Can Shannon’s theory shed light on this fundamental area of biology?
Mathematical Challenge 15: The Geometry of Genome Space
What notion of distance is needed to incorporate biological utility?
Mathematical Challenge 16: What are the Symmetries and Action Principles for Biology?
Extend our understanding of symmetries and action principles in biology along the lines of classical thermodynamics, to include important biological concepts such as robustness, modularity, evolvability, and variability.
Mathematical Challenge 17: Geometric Langlands and Quantum Physics
How does the Langlands program, which originated in number theory and representation theory, explain the fundamental symmetries of physics? And vice versa?
Mathematical Challenge 18: Arithmetic Langlands, Topology and Geometry
What is the role of homotopy theory in the classical, geometric and quantum Langlands programs?
Mathematical Challenge 19: Settle the Riemann Hypothesis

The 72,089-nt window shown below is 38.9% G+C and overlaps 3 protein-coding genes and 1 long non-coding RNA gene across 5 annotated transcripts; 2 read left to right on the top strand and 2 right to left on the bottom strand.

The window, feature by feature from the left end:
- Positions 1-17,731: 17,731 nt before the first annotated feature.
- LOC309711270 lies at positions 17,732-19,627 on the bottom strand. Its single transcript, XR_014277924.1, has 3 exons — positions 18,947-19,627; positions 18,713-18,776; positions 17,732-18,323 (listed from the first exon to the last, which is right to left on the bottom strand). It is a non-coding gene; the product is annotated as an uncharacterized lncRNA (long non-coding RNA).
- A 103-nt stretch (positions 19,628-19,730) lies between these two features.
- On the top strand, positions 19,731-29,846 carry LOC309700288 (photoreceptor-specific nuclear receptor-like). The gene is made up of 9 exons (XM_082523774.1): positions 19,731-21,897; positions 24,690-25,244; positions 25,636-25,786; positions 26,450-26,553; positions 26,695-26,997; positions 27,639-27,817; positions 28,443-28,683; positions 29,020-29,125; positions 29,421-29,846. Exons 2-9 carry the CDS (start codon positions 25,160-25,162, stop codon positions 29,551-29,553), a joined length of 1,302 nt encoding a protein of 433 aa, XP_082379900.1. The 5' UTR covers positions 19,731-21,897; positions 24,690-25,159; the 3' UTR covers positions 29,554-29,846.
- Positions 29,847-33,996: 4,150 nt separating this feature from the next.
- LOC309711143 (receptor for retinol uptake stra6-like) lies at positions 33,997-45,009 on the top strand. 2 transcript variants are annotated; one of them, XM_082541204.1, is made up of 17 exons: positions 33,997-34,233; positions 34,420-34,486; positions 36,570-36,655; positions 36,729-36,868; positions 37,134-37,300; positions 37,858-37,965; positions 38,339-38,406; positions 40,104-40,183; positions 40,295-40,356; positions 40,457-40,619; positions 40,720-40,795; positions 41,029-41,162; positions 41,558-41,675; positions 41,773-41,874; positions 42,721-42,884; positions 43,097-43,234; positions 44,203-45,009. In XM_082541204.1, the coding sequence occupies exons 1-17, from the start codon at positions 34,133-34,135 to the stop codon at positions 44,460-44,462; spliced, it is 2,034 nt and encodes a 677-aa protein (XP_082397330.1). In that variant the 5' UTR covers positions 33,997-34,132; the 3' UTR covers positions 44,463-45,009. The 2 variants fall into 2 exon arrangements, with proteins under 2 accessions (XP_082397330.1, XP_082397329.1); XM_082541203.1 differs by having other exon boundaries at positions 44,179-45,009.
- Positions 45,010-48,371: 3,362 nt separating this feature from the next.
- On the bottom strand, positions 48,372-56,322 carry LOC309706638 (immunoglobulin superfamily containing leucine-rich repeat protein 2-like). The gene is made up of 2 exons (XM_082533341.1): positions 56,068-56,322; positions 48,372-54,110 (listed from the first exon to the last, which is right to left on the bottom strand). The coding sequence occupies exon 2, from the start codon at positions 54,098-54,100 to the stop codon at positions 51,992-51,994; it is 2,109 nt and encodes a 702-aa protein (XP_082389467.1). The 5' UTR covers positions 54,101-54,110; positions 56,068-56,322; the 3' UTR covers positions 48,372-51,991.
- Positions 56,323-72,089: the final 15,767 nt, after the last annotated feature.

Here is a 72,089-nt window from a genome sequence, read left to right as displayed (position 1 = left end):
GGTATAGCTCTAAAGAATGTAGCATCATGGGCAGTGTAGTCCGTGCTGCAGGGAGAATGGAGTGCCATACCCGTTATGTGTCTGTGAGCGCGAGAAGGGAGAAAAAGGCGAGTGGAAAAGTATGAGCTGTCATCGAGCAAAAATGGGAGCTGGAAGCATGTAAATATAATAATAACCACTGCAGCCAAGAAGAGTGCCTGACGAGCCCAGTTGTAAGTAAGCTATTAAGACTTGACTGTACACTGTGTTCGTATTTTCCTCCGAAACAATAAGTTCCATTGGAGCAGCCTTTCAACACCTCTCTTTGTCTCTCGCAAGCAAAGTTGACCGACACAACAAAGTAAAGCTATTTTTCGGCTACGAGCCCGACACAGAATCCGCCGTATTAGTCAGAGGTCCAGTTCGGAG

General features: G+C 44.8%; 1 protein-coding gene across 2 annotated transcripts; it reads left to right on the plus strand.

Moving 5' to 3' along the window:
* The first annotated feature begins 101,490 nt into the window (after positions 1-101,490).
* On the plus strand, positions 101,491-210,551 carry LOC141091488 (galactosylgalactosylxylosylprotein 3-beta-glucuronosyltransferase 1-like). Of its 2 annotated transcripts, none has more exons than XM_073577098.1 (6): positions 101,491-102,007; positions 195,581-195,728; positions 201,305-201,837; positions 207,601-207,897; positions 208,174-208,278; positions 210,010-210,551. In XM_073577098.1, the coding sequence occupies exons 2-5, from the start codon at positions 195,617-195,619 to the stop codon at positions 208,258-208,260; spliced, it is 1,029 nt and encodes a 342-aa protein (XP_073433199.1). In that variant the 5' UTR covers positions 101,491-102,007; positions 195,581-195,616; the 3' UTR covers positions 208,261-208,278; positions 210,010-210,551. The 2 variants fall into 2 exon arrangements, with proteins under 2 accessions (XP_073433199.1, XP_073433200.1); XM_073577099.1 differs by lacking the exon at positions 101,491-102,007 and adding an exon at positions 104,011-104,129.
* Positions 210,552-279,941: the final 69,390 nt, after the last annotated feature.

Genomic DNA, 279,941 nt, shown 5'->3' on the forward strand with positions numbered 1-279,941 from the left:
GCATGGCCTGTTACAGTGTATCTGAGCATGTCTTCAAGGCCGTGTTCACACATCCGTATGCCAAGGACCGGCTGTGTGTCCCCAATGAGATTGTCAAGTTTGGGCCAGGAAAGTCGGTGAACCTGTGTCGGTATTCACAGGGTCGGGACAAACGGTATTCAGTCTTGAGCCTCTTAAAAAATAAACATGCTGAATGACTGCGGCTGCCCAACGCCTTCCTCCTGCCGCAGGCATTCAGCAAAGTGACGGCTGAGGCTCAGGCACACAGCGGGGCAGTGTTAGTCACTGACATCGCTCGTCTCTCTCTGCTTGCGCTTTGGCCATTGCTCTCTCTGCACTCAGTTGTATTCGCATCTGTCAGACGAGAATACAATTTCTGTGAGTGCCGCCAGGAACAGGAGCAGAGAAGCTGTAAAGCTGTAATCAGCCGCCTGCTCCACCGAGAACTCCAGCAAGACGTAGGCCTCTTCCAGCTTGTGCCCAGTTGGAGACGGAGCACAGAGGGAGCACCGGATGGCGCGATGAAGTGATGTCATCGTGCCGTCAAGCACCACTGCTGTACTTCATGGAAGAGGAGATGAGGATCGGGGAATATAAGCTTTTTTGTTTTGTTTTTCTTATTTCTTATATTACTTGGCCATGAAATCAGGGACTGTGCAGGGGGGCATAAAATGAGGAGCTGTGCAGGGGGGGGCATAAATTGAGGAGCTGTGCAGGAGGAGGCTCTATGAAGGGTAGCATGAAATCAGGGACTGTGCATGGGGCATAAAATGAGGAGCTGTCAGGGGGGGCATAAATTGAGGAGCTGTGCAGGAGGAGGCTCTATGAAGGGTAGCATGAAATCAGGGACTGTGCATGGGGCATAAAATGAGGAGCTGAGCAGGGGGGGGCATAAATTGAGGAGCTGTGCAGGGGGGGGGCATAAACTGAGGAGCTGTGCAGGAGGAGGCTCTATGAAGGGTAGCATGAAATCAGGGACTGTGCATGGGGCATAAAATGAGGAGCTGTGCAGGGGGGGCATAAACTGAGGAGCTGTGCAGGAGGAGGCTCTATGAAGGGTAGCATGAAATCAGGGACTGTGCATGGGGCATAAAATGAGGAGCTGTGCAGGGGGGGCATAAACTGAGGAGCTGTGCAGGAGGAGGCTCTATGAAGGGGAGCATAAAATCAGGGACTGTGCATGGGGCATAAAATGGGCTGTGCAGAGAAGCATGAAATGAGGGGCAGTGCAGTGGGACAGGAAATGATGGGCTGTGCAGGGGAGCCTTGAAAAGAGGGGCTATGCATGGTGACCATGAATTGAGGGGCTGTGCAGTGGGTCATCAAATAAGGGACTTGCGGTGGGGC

The Holy Grail of number theory.
Mathematical Challenge 20: Computation at Scale
How can we develop asymptotics for a world with massively many degrees of freedom?
Mathematical Challenge 21: Settle the Hodge Conjecture
This conjecture in algebraic geometry is a metaphor for transforming transcendental computations into algebraic ones.
Mathematical Challenge 22: Settle the Smooth Poincare Conjecture in Dimension 4
What are the implications for space-time and cosmology? And might the answer unlock the secret of “dark energy”?
Mathematical Challenge 23: What are the Fundamental Laws of Biology?
This question will remain front and center in the next 100 years. This challenge is placed last, as finding these laws will undoubtedly require the mathematics developed in answering several of the questions listed above.
Information for this blog post provided by DARPA
Jessica L. Tozer is a blogger for DoDLive and Armed With Science. She is an Army veteran and an avid science fiction fan, both of which contribute to her enthusiasm for technology in the military.